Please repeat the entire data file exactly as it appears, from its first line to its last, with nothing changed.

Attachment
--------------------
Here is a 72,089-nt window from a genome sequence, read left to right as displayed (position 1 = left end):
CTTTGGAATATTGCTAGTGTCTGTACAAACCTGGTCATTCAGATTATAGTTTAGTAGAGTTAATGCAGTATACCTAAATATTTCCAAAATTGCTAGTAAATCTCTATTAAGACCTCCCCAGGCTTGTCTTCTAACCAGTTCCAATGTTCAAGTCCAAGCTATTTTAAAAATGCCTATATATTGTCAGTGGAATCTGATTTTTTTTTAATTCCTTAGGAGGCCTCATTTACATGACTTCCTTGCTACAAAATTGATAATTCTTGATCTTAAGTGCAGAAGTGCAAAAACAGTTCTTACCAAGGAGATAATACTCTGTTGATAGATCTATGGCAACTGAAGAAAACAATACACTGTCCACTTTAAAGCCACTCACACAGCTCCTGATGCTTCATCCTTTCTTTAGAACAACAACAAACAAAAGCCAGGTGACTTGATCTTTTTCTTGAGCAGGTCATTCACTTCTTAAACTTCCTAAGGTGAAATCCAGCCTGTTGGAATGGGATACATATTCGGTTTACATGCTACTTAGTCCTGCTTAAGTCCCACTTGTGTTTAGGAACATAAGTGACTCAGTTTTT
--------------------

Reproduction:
Here is a 72,089-nt window from a genome sequence, read left to right as displayed (position 1 = left end):
CTTTGGAATATTGCTAGTGTCTGTACAAACCTGGTCATTCAGATTATAGTTTAGTAGAGTTAATGCAGTATACCTAAATATTTCCAAAATTGCTAGTAAATCTCTATTAAGACCTCCCCAGGCTTGTCTTCTAACCAGTTCCAATGTTCAAGTCCAAGCTATTTTAAAAATGCCTATATATTGTCAGTGGAATCTGATTTTTTTTTAATTCCTTAGGAGGCCTCATTTACATGACTTCCTTGCTACAAAATTGATAATTCTTGATCTTAAGTGCAGAAGTGCAAAAACAGTTCTTACCAAGGAGATAATACTCTGTTGATAGATCTATGGCAACTGAAGAAAACAATACACTGTCCACTTTAAAGCCACTCACACAGCTCCTGATGCTTCATCCTTTCTTTAGAACAACAACAAACAAAAGCCAGGTGACTTGATCTTTTTCTTGAGCAGGTCATTCACTTCTTAAACTTCCTAAGGTGAAATCCAGCCTGTTGGAATGGGATACATATTCGGTTTACATGCTACTTAGTCCTGCTTAAGTCCCACTTGTGTTTAGGAACATAAGTGACTCAGTTTTT